Steven Metro worked at Simpson Thacter & Bartlett LLP, an international law firm that offers legal advice to many companies considering corporate transactions or acquisitions.
During three and a half years of activity, Metro would tip off a middleman, who is a cooperating witness in the case, to corporate transactions taking place with clients of his firm, according to the complaint the Securities and Exchange Commission filed with New Jersey prosecutors.
The middleman then passed that information to Vladimir Eydelman, a stockbroker, by showing him a post-it note or napkin on which he wrote the stock ticker symbol of the company to be acquired, according to the complaint. The middleman would then chew up, and sometimes eat the note to destroy the evidence. They most often met at Grand Central Station.
After the middleman told Eydelman the price and timing of the deal, Eydelman would create a paper trail of false emails of research on the company and why buying the stock made sense to serve as a basis for the illegal trading, according to the complaint.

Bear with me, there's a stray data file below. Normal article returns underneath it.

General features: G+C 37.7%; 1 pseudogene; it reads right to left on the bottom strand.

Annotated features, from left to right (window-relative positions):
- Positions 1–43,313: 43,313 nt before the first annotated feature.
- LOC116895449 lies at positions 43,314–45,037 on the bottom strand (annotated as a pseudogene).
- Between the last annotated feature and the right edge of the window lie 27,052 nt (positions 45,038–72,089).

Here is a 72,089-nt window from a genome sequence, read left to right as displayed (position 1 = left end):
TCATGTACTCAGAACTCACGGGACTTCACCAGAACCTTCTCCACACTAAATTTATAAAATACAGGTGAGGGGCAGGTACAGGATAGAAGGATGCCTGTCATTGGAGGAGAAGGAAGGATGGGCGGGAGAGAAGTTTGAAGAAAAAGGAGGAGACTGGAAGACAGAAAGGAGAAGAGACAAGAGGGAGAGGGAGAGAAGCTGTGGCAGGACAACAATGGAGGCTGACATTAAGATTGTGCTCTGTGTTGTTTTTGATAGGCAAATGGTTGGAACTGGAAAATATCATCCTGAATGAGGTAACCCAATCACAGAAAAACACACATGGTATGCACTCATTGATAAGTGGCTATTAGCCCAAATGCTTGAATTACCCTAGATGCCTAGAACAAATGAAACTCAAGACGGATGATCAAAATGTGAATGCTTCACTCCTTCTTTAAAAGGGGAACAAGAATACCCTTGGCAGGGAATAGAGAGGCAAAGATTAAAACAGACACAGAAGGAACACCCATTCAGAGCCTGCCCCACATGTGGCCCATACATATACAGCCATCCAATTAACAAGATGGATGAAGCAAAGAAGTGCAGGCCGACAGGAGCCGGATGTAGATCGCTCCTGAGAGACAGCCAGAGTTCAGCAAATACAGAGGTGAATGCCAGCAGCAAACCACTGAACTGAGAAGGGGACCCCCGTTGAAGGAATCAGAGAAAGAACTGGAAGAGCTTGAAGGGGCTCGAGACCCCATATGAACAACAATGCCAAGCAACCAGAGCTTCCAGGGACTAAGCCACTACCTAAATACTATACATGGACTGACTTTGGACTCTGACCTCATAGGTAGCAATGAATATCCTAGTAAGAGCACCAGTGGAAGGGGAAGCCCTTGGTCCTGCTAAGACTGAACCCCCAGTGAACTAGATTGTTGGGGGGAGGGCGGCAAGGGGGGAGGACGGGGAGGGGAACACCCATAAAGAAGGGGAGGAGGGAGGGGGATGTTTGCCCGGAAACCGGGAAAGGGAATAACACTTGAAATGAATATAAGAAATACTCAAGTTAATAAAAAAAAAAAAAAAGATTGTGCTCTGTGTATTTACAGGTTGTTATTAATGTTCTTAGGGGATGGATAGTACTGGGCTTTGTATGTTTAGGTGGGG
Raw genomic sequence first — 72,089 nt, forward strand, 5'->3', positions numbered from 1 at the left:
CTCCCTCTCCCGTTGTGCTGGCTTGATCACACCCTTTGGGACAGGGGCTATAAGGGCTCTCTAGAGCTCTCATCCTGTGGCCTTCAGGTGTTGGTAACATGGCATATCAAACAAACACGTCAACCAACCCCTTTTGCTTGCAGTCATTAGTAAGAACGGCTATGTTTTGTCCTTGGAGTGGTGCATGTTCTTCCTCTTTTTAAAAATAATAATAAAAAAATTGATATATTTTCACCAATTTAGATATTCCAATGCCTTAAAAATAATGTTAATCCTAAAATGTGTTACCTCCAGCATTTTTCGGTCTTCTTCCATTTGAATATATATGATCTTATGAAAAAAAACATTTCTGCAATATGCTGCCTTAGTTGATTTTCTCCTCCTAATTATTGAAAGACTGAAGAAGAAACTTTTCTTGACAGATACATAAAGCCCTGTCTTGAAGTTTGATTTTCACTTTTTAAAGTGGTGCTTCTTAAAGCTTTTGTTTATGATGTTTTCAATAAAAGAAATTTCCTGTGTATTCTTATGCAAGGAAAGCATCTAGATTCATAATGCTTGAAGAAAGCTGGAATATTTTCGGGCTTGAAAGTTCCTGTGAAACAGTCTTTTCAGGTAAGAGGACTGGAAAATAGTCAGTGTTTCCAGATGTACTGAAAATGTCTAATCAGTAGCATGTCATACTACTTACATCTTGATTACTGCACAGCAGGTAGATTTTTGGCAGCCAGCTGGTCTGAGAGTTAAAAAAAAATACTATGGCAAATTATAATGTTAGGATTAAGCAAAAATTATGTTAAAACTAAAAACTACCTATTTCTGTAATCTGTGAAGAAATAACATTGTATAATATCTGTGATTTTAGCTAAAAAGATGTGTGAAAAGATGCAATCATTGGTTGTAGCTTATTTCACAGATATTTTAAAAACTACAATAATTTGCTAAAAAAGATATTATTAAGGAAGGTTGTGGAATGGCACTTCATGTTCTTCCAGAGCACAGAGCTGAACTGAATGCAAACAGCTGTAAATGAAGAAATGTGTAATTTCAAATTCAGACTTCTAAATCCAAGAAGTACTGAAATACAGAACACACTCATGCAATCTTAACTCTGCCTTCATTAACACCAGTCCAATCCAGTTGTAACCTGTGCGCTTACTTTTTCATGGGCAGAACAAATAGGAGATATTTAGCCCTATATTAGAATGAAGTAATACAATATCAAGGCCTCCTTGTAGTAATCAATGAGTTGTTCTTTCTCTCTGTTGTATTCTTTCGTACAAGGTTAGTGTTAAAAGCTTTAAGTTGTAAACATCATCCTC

Of the 13 transactions the SEC says it received insider information for, Edyleman traded himself and on behalf of 50 clients in all 13, the middleman traded in at least 12, and Metro traded in at least two, according to the complaint.
But, the SEC says Metro also received a portion of the middleman’s profits, which totaled $168,000 and were kept in the middleman’s brokerage account. Some of Metro’s allotment was used to trade when he tipped the middleman off to new deals involving his company’s clients.
“As the scheme continued, Metro’s portion of the illict profits in the middleman’s brokerage account grew,” according to the complaint.
Altogether, the scheme yielded $5.6 million in illegal profits to Metro, Eydelman and the middleman, and their families, friends and Eydelman’s customers.
The SEC charged Metro and Edelyman with insider trading Wednesday. The U.S. Attorney's Office for the District of New Jersey also announced criminal charges, including conspiracy to commit securities fraud, securities fraud and tender offer fraud.
“We are continuing to combat serial insider trading schemes, particularly by law firm employees and other professionals who are entrusted with extremely sensitive market-moving information," said Daniel M. Hawke, chief of the SEC Enforcement Division’s Market Abuse Unit.
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